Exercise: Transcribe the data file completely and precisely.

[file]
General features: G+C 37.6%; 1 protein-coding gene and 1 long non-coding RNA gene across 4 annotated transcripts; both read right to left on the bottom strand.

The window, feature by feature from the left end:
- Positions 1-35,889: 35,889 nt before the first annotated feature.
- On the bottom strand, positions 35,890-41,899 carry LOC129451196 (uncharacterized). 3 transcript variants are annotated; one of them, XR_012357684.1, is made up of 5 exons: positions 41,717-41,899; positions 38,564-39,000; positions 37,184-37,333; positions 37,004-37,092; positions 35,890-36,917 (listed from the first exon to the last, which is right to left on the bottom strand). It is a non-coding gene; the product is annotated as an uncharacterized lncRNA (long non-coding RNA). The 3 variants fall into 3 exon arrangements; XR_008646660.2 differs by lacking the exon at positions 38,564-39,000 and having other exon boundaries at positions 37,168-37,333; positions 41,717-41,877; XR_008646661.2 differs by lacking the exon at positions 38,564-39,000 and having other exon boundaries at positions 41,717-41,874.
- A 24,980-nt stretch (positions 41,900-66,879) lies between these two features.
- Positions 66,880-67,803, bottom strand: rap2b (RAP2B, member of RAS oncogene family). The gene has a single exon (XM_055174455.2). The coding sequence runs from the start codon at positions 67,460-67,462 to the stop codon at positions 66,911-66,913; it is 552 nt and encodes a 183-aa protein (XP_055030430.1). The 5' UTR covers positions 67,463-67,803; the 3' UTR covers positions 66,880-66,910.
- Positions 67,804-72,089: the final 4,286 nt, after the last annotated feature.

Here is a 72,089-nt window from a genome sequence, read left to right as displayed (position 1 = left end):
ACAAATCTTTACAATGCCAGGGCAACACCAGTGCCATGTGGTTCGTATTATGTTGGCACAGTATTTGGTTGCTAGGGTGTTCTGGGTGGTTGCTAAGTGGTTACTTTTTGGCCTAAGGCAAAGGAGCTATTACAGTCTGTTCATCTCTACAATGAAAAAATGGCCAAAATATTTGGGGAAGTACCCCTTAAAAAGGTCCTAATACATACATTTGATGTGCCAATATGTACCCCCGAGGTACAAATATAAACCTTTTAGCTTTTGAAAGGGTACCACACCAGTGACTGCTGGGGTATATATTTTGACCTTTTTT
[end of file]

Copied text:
General features: G+C 37.6%; 1 protein-coding gene and 1 long non-coding RNA gene across 4 annotated transcripts; both read right to left on the bottom strand.

The window, feature by feature from the left end:
- Positions 1-35,889: 35,889 nt before the first annotated feature.
- On the bottom strand, positions 35,890-41,899 carry LOC129451196 (uncharacterized). 3 transcript variants are annotated; one of them, XR_012357684.1, is made up of 5 exons: positions 41,717-41,899; positions 38,564-39,000; positions 37,184-37,333; positions 37,004-37,092; positions 35,890-36,917 (listed from the first exon to the last, which is right to left on the bottom strand). It is a non-coding gene; the product is annotated as an uncharacterized lncRNA (long non-coding RNA). The 3 variants fall into 3 exon arrangements; XR_008646660.2 differs by lacking the exon at positions 38,564-39,000 and having other exon boundaries at positions 37,168-37,333; positions 41,717-41,877; XR_008646661.2 differs by lacking the exon at positions 38,564-39,000 and having other exon boundaries at positions 41,717-41,874.
- A 24,980-nt stretch (positions 41,900-66,879) lies between these two features.
- Positions 66,880-67,803, bottom strand: rap2b (RAP2B, member of RAS oncogene family). The gene has a single exon (XM_055174455.2). The coding sequence runs from the start codon at positions 67,460-67,462 to the stop codon at positions 66,911-66,913; it is 552 nt and encodes a 183-aa protein (XP_055030430.1). The 5' UTR covers positions 67,463-67,803; the 3' UTR covers positions 66,880-66,910.
- Positions 67,804-72,089: the final 4,286 nt, after the last annotated feature.

Here is a 72,089-nt window from a genome sequence, read left to right as displayed (position 1 = left end):
ACAAATCTTTACAATGCCAGGGCAACACCAGTGCCATGTGGTTCGTATTATGTTGGCACAGTATTTGGTTGCTAGGGTGTTCTGGGTGGTTGCTAAGTGGTTACTTTTTGGCCTAAGGCAAAGGAGCTATTACAGTCTGTTCATCTCTACAATGAAAAAATGGCCAAAATATTTGGGGAAGTACCCCTTAAAAAGGTCCTAATACATACATTTGATGTGCCAATATGTACCCCCGAGGTACAAATATAAACCTTTTAGCTTTTGAAAGGGTACCACACCAGTGACTGCTGGGGTATATATTTTGACCTTTTTT